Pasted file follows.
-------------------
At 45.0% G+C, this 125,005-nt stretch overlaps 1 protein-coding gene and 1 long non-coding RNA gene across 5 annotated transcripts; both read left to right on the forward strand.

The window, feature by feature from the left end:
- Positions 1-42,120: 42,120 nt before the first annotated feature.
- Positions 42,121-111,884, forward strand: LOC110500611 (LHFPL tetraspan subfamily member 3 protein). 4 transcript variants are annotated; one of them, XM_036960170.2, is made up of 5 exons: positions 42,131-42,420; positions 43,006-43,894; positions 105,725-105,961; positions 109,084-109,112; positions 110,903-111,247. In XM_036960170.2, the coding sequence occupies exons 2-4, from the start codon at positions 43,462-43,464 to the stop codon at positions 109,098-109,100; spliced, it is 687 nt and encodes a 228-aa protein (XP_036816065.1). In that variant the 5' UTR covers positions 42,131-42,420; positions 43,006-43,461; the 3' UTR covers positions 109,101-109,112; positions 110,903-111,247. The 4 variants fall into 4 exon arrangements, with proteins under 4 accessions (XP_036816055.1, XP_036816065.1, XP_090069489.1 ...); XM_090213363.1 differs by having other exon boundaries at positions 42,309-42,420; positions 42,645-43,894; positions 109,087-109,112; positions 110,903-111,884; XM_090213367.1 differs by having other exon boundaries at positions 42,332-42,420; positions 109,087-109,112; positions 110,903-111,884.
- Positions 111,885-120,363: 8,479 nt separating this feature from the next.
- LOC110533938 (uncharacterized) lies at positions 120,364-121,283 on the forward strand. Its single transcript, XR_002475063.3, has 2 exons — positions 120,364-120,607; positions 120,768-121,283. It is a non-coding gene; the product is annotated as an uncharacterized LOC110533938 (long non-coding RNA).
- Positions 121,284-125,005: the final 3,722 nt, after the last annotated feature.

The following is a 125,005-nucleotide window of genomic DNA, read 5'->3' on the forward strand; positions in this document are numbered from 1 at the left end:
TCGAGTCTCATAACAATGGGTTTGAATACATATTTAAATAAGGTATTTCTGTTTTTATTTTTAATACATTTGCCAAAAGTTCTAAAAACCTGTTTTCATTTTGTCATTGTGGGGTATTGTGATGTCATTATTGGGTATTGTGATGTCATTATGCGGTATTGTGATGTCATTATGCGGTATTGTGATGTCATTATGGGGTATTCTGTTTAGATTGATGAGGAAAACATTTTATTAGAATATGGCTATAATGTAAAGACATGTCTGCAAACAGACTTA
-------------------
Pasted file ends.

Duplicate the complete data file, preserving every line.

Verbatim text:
At 45.0% G+C, this 125,005-nt stretch overlaps 1 protein-coding gene and 1 long non-coding RNA gene across 5 annotated transcripts; both read left to right on the forward strand.

The window, feature by feature from the left end:
- Positions 1-42,120: 42,120 nt before the first annotated feature.
- Positions 42,121-111,884, forward strand: LOC110500611 (LHFPL tetraspan subfamily member 3 protein). 4 transcript variants are annotated; one of them, XM_036960170.2, is made up of 5 exons: positions 42,131-42,420; positions 43,006-43,894; positions 105,725-105,961; positions 109,084-109,112; positions 110,903-111,247. In XM_036960170.2, the coding sequence occupies exons 2-4, from the start codon at positions 43,462-43,464 to the stop codon at positions 109,098-109,100; spliced, it is 687 nt and encodes a 228-aa protein (XP_036816065.1). In that variant the 5' UTR covers positions 42,131-42,420; positions 43,006-43,461; the 3' UTR covers positions 109,101-109,112; positions 110,903-111,247. The 4 variants fall into 4 exon arrangements, with proteins under 4 accessions (XP_036816055.1, XP_036816065.1, XP_090069489.1 ...); XM_090213363.1 differs by having other exon boundaries at positions 42,309-42,420; positions 42,645-43,894; positions 109,087-109,112; positions 110,903-111,884; XM_090213367.1 differs by having other exon boundaries at positions 42,332-42,420; positions 109,087-109,112; positions 110,903-111,884.
- Positions 111,885-120,363: 8,479 nt separating this feature from the next.
- LOC110533938 (uncharacterized) lies at positions 120,364-121,283 on the forward strand. Its single transcript, XR_002475063.3, has 2 exons — positions 120,364-120,607; positions 120,768-121,283. It is a non-coding gene; the product is annotated as an uncharacterized LOC110533938 (long non-coding RNA).
- Positions 121,284-125,005: the final 3,722 nt, after the last annotated feature.

The following is a 125,005-nucleotide window of genomic DNA, read 5'->3' on the forward strand; positions in this document are numbered from 1 at the left end:
TCGAGTCTCATAACAATGGGTTTGAATACATATTTAAATAAGGTATTTCTGTTTTTATTTTTAATACATTTGCCAAAAGTTCTAAAAACCTGTTTTCATTTTGTCATTGTGGGGTATTGTGATGTCATTATTGGGTATTGTGATGTCATTATGCGGTATTGTGATGTCATTATGCGGTATTGTGATGTCATTATGGGGTATTCTGTTTAGATTGATGAGGAAAACATTTTATTAGAATATGGCTATAATGTAAAGACATGTCTGCAAACAGACTTA